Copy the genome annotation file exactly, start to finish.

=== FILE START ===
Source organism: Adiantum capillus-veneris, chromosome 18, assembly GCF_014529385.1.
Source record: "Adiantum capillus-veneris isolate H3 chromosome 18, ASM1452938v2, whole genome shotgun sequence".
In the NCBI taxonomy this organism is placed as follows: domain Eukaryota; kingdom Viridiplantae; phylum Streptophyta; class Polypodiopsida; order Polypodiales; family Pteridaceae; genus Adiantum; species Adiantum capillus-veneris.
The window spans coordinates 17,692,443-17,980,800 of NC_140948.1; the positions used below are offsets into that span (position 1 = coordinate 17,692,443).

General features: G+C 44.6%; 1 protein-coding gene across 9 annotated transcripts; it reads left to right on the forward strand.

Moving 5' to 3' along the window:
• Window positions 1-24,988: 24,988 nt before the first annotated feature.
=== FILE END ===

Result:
Source organism: Adiantum capillus-veneris, chromosome 18, assembly GCF_014529385.1.
Source record: "Adiantum capillus-veneris isolate H3 chromosome 18, ASM1452938v2, whole genome shotgun sequence".
In the NCBI taxonomy this organism is placed as follows: domain Eukaryota; kingdom Viridiplantae; phylum Streptophyta; class Polypodiopsida; order Polypodiales; family Pteridaceae; genus Adiantum; species Adiantum capillus-veneris.
The window spans coordinates 17,692,443-17,980,800 of NC_140948.1; the positions used below are offsets into that span (position 1 = coordinate 17,692,443).

General features: G+C 44.6%; 1 protein-coding gene across 9 annotated transcripts; it reads left to right on the forward strand.

Moving 5' to 3' along the window:
• Window positions 1-24,988: 24,988 nt before the first annotated feature.